topic badge

5.05 Volume of spheres


Volume calculations are useful in a wide range of contexts.  Here are some applications where finding the volume of a sphere would be useful:

  • A toy manufacturer making super bouncy rubber balls would need to know the volume of the ball for manufacturing and packaging of the product.
  • An astronomer who wants to calculate how much the sun weighs would need to know its volume. 
  • A pharmaceutical company making round pills needs to know the dosage of medicine in each pill, which is found using its volume.
  • A party equipment hire company needs to know how much gas fits inside each of their balloons, which is found using its volume.

The volume of a sphere with radius $r$r can be calculated using the following formula:


Volume of sphere

Volume of a sphere $=$= $\frac{4}{3}\times\pi\times r^3$43×π×r3
  $=$= $\frac{4}{3}\pi r^3$43πr3


If we are asked to find the volume of a hemisphere, we would find the volume of a sphere with the same radius, then halve the result.


Worked example

Example 1

Calculate the capacity, to the nearest litre, of a hemispherical bird bath with an internal radius of $0.5$0.5 m.

Think: To calculate the capacity we first need to work out the volume.

The volume of a sphere is given by $V=\frac{4}{3}\pi r^3$V=43πr3. Therefore the volume of a hemisphere is a half of this. Note that we are assuming that the bird bath is full of water. The radius of the hemisphere is $0.5$0.5 m, which is $50$50 cm.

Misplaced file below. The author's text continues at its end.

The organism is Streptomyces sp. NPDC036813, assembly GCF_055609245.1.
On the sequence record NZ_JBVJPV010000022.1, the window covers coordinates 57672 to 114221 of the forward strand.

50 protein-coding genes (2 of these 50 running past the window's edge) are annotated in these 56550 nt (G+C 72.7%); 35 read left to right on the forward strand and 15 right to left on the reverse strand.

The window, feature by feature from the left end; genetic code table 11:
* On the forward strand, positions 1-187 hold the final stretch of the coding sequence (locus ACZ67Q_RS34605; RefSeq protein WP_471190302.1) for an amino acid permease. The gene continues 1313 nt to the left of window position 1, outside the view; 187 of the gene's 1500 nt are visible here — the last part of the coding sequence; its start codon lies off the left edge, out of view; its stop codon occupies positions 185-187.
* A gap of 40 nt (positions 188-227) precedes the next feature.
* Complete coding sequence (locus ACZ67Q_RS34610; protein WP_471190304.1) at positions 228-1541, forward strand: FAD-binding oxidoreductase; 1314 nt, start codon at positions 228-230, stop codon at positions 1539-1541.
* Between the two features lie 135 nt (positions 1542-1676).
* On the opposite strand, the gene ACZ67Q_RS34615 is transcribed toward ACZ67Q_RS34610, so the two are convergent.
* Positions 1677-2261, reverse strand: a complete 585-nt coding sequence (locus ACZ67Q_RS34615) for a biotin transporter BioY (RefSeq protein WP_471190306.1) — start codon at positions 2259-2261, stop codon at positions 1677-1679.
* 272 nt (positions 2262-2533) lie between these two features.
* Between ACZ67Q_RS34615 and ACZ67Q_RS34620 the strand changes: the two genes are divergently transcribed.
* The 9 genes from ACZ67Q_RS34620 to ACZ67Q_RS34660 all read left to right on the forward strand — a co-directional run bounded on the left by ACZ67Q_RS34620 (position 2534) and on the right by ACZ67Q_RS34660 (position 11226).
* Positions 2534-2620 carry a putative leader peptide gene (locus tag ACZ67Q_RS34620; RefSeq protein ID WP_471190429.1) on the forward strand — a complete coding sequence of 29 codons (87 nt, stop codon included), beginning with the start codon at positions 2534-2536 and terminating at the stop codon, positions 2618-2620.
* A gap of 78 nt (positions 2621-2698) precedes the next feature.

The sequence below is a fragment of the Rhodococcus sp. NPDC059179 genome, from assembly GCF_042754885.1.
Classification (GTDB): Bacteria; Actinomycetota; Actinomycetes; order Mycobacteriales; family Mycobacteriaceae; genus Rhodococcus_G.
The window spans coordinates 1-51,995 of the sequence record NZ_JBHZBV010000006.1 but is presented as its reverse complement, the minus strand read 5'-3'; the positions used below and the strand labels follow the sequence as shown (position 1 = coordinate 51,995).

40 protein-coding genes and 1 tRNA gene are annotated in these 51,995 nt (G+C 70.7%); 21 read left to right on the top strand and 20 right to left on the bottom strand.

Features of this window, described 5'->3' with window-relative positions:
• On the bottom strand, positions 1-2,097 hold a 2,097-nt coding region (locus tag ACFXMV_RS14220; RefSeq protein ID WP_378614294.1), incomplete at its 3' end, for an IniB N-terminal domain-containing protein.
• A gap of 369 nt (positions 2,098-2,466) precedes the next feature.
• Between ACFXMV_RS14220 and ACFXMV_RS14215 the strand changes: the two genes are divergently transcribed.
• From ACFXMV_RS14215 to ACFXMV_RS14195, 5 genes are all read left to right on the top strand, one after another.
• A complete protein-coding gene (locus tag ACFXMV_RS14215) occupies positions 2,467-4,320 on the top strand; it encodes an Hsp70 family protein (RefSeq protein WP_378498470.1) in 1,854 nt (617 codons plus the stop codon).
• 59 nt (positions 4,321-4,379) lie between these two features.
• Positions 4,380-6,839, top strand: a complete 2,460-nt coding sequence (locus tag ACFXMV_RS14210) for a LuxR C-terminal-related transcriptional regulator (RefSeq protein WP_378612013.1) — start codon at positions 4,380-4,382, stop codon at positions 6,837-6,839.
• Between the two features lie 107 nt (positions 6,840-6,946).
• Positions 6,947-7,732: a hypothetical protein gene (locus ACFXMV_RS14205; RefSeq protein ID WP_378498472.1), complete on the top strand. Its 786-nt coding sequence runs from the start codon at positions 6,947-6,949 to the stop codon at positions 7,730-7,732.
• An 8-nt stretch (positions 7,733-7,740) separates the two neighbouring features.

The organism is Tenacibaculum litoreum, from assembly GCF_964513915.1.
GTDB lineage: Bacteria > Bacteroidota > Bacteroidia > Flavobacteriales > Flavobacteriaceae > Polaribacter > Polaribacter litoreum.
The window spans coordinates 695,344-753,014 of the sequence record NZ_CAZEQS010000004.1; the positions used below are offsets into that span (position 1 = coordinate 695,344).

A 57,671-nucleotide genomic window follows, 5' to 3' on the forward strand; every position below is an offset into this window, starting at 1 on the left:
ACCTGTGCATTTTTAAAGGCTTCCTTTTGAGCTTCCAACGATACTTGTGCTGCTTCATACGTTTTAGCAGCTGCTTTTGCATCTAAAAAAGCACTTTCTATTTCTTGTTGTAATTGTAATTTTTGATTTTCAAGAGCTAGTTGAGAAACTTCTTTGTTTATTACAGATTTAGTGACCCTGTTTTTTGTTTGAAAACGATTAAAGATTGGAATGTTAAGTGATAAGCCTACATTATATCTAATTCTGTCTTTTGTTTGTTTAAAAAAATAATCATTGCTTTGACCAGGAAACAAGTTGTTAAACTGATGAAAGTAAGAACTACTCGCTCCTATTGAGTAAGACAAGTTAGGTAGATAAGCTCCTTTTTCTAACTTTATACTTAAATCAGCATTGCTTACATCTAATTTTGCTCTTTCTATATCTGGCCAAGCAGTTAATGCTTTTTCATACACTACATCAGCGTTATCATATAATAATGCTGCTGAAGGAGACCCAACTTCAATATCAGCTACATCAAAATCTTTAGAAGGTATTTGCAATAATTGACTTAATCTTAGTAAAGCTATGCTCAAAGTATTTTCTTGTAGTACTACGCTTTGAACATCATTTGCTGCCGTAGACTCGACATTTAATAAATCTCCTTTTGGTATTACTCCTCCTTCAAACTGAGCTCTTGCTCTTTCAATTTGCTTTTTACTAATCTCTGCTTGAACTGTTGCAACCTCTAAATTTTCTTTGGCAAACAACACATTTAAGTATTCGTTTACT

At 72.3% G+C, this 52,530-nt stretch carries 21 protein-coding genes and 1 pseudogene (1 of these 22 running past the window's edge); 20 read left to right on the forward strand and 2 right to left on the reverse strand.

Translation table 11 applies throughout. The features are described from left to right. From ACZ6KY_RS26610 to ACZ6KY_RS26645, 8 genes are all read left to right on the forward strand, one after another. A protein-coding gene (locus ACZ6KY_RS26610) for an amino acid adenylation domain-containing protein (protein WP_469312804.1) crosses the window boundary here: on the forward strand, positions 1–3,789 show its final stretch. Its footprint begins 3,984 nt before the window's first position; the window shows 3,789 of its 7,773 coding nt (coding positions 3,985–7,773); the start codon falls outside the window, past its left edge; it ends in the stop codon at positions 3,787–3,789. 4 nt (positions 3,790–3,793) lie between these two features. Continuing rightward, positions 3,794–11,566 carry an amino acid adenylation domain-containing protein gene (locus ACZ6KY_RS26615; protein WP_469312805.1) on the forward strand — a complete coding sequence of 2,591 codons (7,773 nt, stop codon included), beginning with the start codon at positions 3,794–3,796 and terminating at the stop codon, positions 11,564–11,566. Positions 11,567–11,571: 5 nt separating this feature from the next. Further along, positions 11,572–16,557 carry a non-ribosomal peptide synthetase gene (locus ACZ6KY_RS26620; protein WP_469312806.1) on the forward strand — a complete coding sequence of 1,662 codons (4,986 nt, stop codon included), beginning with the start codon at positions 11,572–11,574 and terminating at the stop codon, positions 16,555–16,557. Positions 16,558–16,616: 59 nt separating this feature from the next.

Volume of hemisphere $=$= $\frac{1}{2}\times\text{volume of sphere }$12×volume of sphere
  $=$= $\frac{1}{2}\times\frac{4}{3}\times\pi\times50^3$12×43×π×503
  $=$= $261799.3878$261799.3878... cm3
Since $1$1 L $=$= $1000$1000 cm3
Capacity of hemisphere $=$= $\frac{261799.2878}{1000}$261799.28781000
  $=$= $261.7993$261.7993... L
  $=$= $262$262 L (nearest litre)


Practice questions

Question 1

Find the volume of the sphere shown.

Round your answer to two decimal places.

Question 2

A sphere has a radius $r$r cm long and a volume of $72\pi$72π cm3. Find the value of $r$r.

  1. Round your answer to two decimal places.


Copper weighs approximately $9$9 grams per cubic centimetre. What is the weight of $8$8 solid spheres of copper having a diameter of $16$16 cm?

Give your answer in grams.

  1. Round your answer to the nearest gram.



performs calculations in relation to two-dimensional and three-dimensional figures

What is Mathspace

About Mathspace